After Webkinz, Dick says his most successful products were college logo sun catchers. “Anything collegiate is big,” he says. Currently, Finders Keepers is doing well with collegiate totems, which are prominently displayed in the window. The collegiate birdhouses are also popular, along with hundreds of other artsy, crafty items that have nothing whatsoever to do with college.
And then there’s the Christmas Room. When his pastor blessed the new space in 1990, Dick promised him he’d always keep the back room for Christmas merchandise only. Dick kept his promise, and as a result, the Christmas Room has blessed his business.
“I’ve been an entrepreneur most of my life,” Dick says. Except for his early doubts about Webkinz, his gut usually tells him what will and won’t sell.
But that’s not the main secret to his success.
“We have been successful because we give people a personal experience,” he says. “We don’t just greet you when you come in. We actually have a conversation with you. We make you feel welcome.”
Store manager Shelley Hanna, who’s been working at Finders Keepers for almost a decade, concurs. “I love my job because it’s fun every day.Most folks who come in here are happy.They’re either looking for a special gift, or they’re on vacation. I love greeting people, talking with them, welcoming them to Beaufort.”
Dick tells me Shelley has become so indispensable to the business – “and like a granddaughter to me” – that when he retires, she’ll take over. In fact, when he dies, she’ll inherit Finders Keepers.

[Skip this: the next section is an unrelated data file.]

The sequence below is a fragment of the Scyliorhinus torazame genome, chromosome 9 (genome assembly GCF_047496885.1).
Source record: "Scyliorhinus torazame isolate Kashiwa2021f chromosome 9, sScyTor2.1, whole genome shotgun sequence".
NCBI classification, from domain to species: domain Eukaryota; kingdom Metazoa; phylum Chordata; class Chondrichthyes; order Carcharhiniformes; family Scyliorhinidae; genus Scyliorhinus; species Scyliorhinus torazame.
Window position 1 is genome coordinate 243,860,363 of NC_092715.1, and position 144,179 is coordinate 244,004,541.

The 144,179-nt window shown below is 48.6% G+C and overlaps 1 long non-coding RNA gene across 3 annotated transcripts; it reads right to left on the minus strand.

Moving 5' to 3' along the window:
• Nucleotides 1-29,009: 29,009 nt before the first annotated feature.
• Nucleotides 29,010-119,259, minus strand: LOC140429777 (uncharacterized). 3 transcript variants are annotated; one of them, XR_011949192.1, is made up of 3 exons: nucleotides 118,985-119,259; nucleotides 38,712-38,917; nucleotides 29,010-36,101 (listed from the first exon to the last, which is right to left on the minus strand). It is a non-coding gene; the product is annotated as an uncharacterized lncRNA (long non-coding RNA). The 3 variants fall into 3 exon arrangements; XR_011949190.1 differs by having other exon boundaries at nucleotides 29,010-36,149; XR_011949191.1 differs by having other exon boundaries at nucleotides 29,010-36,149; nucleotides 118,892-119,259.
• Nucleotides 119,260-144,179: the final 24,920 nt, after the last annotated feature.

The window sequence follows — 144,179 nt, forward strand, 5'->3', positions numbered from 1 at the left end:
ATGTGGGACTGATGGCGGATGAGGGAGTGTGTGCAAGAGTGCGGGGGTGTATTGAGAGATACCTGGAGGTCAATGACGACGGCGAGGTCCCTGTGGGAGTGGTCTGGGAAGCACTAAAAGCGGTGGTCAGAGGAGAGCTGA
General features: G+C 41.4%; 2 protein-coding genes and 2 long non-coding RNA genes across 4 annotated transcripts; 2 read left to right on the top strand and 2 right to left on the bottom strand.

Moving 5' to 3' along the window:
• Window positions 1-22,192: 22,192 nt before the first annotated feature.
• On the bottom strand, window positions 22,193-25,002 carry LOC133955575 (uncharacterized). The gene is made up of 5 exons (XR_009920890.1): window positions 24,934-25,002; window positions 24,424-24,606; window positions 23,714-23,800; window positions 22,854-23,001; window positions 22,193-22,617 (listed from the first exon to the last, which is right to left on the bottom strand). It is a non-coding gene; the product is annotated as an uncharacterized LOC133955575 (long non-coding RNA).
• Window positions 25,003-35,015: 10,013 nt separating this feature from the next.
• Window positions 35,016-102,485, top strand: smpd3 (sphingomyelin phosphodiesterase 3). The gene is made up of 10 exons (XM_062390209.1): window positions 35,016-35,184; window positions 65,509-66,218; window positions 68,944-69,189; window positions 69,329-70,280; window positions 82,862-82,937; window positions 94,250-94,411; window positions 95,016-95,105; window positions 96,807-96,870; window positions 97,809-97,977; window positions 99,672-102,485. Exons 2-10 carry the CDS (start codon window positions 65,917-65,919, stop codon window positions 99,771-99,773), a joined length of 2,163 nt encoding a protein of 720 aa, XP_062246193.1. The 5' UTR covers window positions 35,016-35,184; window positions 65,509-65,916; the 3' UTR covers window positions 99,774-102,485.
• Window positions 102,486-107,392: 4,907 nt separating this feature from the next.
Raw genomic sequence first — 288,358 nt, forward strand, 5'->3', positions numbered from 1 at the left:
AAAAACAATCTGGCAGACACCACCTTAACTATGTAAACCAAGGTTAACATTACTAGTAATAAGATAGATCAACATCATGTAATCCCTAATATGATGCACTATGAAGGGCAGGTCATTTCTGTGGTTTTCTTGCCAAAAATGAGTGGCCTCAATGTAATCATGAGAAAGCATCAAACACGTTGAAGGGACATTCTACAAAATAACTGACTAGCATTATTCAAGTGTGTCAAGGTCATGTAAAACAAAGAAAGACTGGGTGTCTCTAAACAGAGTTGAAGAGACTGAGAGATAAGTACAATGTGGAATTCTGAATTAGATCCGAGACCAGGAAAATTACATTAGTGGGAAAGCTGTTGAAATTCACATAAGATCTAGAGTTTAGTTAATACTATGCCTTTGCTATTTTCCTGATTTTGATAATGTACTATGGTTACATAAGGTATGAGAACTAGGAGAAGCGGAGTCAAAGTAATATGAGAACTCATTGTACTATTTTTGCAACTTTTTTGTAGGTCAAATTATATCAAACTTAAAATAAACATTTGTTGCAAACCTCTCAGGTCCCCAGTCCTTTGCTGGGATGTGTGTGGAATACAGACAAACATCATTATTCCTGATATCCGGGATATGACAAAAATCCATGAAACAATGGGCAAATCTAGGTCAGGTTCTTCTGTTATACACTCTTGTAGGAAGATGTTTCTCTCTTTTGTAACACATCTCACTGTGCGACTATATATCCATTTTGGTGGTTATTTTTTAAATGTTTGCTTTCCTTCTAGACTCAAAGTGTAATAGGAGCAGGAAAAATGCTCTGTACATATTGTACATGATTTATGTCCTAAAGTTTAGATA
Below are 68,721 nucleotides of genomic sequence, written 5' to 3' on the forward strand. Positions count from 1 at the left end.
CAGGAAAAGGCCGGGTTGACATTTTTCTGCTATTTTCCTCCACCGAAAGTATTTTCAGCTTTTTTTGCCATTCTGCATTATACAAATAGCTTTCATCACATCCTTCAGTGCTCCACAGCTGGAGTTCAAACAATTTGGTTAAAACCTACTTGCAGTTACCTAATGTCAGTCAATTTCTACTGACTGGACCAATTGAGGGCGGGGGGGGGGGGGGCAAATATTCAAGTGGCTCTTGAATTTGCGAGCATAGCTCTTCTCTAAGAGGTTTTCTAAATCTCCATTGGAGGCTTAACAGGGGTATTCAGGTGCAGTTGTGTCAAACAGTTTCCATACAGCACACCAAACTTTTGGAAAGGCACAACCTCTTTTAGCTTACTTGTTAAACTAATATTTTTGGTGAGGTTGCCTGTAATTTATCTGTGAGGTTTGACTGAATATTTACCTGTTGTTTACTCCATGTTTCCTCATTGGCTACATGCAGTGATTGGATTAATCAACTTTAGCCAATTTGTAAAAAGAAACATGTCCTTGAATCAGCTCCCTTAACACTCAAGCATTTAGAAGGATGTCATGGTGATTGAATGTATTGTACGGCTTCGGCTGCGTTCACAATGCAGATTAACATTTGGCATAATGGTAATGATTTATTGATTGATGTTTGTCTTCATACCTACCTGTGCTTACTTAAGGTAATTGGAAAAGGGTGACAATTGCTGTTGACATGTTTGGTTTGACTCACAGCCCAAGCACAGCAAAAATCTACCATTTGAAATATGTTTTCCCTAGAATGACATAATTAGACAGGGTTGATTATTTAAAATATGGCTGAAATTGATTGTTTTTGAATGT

Even at age 83, it’s impossible to imagine this crotchety force of nature “going gentle” into retirement ordeath anytime soon, and Shelley’s in no hurry. She and Dick have a playful, mutually cantankerous rapport that’s endearing. Like family.
Looking back on 40 years, Dick says it’s been a very good business – “in recent years, outstanding” – and one of the best parts is seeing people from all over the country return, again and again. And being remembered.
“People come through the store after years, decades even, and say, ‘I’m glad you’re still here.’”
We’re glad he is, too.
To celebrate its 40thAnniversary, Finders Keepers is throwing a big sales event! Markdowns are as follows: May 1, 40%; May 2, 30%; May 3, 20%’ May 4, 10%. Markdowns apply to everything but consigned items, coins, and currency.
Finders Keepers is located at 920 Bay Street in downtown Beaufort. 843-525-9200.